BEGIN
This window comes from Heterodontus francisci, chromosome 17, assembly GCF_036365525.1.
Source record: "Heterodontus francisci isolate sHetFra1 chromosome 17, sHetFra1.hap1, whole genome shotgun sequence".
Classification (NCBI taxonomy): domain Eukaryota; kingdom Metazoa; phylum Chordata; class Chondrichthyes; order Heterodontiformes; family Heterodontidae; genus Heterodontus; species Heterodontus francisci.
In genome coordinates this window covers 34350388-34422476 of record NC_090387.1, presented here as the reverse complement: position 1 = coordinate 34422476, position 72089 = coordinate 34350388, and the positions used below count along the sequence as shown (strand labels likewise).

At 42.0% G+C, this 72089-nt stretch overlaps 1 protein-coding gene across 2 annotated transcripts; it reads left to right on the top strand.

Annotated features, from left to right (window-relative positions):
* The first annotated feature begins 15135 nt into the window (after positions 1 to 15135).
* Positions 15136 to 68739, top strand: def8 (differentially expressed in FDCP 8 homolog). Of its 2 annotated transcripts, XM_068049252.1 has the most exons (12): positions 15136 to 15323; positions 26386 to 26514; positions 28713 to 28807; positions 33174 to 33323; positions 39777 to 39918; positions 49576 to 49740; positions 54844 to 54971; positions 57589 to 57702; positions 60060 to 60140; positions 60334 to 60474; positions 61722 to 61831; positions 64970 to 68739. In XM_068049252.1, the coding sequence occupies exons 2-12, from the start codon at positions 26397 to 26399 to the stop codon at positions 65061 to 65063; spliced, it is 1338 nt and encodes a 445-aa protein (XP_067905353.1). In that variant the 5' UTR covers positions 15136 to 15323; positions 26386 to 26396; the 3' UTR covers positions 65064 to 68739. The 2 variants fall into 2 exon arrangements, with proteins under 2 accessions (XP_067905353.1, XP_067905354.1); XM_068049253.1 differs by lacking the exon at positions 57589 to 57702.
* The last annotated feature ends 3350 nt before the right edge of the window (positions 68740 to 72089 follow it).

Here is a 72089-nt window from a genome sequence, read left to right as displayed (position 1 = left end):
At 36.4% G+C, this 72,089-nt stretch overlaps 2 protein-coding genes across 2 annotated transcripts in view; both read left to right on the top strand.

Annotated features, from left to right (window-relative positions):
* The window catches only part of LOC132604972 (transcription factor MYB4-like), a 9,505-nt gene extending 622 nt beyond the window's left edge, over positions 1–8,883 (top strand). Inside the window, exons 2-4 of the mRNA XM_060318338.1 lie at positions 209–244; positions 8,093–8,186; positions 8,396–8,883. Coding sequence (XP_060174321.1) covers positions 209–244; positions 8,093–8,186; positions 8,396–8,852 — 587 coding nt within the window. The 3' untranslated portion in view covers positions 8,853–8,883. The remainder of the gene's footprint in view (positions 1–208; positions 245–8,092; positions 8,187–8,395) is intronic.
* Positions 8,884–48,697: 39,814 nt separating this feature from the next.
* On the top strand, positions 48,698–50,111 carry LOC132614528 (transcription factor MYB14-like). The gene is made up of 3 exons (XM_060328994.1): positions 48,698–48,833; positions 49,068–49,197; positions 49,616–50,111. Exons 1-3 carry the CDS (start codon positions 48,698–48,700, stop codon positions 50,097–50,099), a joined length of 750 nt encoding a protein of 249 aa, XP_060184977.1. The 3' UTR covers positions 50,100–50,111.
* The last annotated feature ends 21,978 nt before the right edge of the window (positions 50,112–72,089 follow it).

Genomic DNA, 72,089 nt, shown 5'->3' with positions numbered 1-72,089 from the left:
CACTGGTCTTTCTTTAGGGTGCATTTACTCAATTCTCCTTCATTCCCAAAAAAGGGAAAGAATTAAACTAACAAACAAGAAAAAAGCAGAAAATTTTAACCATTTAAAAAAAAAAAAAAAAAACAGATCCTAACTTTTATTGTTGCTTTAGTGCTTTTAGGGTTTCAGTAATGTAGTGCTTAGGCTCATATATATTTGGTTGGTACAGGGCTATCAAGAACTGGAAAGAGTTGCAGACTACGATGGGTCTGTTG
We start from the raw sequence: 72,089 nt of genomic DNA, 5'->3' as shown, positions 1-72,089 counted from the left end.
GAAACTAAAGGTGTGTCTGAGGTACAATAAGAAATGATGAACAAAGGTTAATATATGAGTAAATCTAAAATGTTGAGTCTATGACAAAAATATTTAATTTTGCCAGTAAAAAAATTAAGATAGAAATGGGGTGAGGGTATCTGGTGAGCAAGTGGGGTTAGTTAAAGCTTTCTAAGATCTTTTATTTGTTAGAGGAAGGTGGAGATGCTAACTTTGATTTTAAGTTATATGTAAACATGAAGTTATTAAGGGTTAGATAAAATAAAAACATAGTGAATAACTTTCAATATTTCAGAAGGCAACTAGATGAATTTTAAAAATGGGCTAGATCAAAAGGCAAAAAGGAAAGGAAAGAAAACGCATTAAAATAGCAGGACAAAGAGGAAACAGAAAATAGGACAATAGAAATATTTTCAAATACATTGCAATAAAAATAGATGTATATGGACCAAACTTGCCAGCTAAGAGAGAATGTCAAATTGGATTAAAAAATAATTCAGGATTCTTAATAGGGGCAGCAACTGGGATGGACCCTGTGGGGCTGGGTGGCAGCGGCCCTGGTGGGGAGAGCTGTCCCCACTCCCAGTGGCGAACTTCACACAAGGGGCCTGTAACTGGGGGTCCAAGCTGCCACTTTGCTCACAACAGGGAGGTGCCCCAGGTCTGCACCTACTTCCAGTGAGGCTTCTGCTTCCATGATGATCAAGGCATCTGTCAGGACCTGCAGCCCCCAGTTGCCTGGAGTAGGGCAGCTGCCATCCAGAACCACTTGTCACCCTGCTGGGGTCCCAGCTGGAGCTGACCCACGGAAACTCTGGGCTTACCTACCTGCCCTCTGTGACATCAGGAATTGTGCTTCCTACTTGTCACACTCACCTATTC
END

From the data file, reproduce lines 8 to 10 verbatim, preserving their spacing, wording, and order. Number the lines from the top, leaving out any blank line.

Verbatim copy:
* Positions 15136 to 68739, top strand: def8 (differentially expressed in FDCP 8 homolog). Of its 2 annotated transcripts, XM_068049252.1 has the most exons (12): positions 15136 to 15323; positions 26386 to 26514; positions 28713 to 28807; positions 33174 to 33323; positions 39777 to 39918; positions 49576 to 49740; positions 54844 to 54971; positions 57589 to 57702; positions 60060 to 60140; positions 60334 to 60474; positions 61722 to 61831; positions 64970 to 68739. In XM_068049252.1, the coding sequence occupies exons 2-12, from the start codon at positions 26397 to 26399 to the stop codon at positions 65061 to 65063; spliced, it is 1338 nt and encodes a 445-aa protein (XP_067905353.1). In that variant the 5' UTR covers positions 15136 to 15323; positions 26386 to 26396; the 3' UTR covers positions 65064 to 68739. The 2 variants fall into 2 exon arrangements, with proteins under 2 accessions (XP_067905353.1, XP_067905354.1); XM_068049253.1 differs by lacking the exon at positions 57589 to 57702.
* The last annotated feature ends 3350 nt before the right edge of the window (positions 68740 to 72089 follow it).

Here is a 72089-nt window from a genome sequence, read left to right as displayed (position 1 = left end):